|Your essentials may differ.|
I was more of a beer and wine guy. I liked cocktails, but they seemed a little unapproachable. Whenever I was going to make a drink, it was messy and I was always wondering, "Is this what my drink is supposed to taste like?" So we set out to make a robot that would automate the pouring and get rid of the guesswork and the messiness.
Maybe it's just the way I was brought up to overcome challenges, but we ought to learn skills and techniques to make tasks easier and experiences more enjoyable. Bartending isn't mathematics. Sure, formulas come into it, but actual skills and knowledge are at the core of it, not formulas. Variability of qualities such as the sourness of a particular lemon or the vitality of vermouth (was it opened an hour ago? a month ago?) require a human touch. Taste the vermouth to see if it's wan, add more (or less) sweetness to adjust for the lemon — an actual bartender can make innumerable decisions for adjusting drinks to the ingredients, a customer's mood, or even the weather. An actual bartender can suggest things you might not ever consider and — good ones, anyway — spend hours upon hours developing recipes, perfecting techniques, building a knowledge bank of ingredients, and learning the craft.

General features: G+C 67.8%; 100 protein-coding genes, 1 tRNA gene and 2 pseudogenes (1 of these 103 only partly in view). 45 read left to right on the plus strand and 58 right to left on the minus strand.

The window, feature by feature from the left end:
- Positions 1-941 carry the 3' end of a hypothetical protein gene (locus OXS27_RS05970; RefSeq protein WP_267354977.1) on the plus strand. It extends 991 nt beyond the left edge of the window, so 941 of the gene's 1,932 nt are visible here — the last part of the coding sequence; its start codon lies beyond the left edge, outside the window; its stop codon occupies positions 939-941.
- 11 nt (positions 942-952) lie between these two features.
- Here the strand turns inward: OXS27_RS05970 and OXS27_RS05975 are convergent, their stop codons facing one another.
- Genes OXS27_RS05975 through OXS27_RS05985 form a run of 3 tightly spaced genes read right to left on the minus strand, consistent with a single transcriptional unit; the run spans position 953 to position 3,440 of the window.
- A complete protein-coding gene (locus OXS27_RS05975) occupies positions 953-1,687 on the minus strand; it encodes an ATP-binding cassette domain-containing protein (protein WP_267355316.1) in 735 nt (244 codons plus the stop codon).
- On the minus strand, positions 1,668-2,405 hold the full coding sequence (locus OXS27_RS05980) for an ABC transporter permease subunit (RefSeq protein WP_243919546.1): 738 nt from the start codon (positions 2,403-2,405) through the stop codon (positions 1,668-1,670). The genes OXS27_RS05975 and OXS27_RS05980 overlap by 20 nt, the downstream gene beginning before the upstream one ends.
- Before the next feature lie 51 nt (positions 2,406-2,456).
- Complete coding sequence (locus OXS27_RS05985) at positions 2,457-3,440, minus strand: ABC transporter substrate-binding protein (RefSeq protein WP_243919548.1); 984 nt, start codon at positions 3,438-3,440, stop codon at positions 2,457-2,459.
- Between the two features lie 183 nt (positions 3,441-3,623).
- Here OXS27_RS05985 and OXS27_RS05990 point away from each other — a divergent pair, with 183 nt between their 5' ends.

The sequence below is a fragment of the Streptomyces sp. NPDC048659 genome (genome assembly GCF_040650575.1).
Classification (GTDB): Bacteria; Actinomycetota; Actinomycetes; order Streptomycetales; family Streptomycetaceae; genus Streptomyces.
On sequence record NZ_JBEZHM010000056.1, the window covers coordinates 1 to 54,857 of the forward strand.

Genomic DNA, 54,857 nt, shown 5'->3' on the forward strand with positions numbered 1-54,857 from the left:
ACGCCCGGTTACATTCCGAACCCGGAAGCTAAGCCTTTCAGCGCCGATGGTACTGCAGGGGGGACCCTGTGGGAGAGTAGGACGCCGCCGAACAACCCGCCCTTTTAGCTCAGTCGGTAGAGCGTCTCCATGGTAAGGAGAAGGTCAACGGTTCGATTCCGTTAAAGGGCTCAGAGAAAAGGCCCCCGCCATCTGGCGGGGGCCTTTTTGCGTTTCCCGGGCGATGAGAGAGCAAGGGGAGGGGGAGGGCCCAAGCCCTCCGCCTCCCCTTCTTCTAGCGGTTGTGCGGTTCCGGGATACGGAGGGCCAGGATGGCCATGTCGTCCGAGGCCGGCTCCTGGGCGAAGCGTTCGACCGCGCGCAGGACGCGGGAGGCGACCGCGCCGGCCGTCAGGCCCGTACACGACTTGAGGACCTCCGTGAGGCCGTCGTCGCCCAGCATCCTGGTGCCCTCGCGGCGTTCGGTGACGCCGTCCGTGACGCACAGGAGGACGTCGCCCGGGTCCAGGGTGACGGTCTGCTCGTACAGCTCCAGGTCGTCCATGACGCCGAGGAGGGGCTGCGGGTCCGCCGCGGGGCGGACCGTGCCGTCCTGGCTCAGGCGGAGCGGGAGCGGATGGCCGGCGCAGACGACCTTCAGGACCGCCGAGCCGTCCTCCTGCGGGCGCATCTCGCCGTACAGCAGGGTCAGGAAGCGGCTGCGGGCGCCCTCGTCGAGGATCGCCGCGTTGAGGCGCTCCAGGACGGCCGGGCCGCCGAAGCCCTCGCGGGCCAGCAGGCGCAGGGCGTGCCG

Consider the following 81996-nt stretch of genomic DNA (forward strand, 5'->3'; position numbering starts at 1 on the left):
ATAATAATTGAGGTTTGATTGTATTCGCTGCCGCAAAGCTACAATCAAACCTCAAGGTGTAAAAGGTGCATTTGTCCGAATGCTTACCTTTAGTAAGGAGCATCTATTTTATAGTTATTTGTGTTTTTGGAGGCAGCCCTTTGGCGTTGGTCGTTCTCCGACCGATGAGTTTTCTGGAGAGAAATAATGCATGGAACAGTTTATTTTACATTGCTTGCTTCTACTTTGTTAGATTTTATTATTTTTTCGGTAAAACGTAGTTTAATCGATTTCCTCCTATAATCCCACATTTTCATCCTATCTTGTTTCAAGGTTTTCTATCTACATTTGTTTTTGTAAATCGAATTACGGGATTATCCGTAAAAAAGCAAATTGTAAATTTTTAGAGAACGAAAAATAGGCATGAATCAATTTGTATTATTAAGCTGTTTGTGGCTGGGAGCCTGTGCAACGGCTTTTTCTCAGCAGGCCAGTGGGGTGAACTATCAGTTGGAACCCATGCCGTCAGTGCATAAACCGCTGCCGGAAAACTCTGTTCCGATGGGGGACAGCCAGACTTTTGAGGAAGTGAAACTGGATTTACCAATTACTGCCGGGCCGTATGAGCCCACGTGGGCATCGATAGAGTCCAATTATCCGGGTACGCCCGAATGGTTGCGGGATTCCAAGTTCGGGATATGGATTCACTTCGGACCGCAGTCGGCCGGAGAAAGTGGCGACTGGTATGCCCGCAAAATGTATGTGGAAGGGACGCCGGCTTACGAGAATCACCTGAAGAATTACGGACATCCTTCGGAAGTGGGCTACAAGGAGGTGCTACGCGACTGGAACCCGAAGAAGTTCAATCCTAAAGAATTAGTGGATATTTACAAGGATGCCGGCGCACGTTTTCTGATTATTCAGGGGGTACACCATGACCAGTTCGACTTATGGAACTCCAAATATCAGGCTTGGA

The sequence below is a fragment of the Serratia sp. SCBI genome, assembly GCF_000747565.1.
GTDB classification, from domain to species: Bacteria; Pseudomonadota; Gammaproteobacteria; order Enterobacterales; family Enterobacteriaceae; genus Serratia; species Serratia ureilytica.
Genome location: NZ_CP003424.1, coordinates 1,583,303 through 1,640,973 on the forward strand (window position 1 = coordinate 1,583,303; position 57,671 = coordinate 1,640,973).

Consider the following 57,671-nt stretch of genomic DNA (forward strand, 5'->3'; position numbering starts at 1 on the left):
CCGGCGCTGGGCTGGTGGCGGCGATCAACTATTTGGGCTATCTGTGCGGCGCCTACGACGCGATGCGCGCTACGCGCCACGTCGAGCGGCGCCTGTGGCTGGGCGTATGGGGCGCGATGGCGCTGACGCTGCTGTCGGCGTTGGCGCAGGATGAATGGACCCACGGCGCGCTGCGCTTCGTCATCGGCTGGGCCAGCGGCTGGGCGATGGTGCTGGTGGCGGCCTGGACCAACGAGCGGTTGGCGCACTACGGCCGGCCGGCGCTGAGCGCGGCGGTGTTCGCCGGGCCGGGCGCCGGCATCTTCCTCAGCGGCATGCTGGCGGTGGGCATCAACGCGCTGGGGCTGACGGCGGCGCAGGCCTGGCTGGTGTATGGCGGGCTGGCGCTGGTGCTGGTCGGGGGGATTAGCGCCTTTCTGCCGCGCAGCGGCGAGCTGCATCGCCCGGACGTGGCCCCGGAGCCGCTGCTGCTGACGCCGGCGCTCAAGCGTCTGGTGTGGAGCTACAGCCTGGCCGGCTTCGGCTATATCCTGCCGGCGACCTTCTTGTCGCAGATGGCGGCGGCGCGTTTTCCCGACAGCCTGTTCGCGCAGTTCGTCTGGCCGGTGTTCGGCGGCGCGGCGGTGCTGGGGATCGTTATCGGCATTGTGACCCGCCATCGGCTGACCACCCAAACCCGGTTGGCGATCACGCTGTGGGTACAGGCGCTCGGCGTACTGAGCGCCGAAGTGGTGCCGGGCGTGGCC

Frankly, if you don't know how a drink is supposed to taste, you need a good bartender. Walk into a bar during a slow time and try something like this:
"Say, Lloyd, I'd like to try a Manhattan. The thing is, I've never made one I thought was any good. Maybe it's just me. Mind if I watch how you do it?" If Lloyd himself is any good, he may ask whether you prefer rye or bourbon and, if the latter, whether you're in the mood for something soft or with a little more peppery bite to it. Bulleit, maybe. Ask questions as long as he's not crushed by a crowd. Take the opportunity to learn something. Come back and visit Lloyd and the rest of the staff. Meet your neighbors and colleagues. Learn something, then go practice it. Get out and experience life. Heads up, though: sometimes, it gets messy.
Or just just chuck it the towel, give up, and get a robot. If you can't be bothered to learn something as simple as a gimlet or a mule, Bartendro may be for you. The Bartendro Kickstarter is here. Almost 300 backers have already pledged over $100,000.
I wish the boys nothing but happiness, but don't look for my name among those kicking in for this particular project.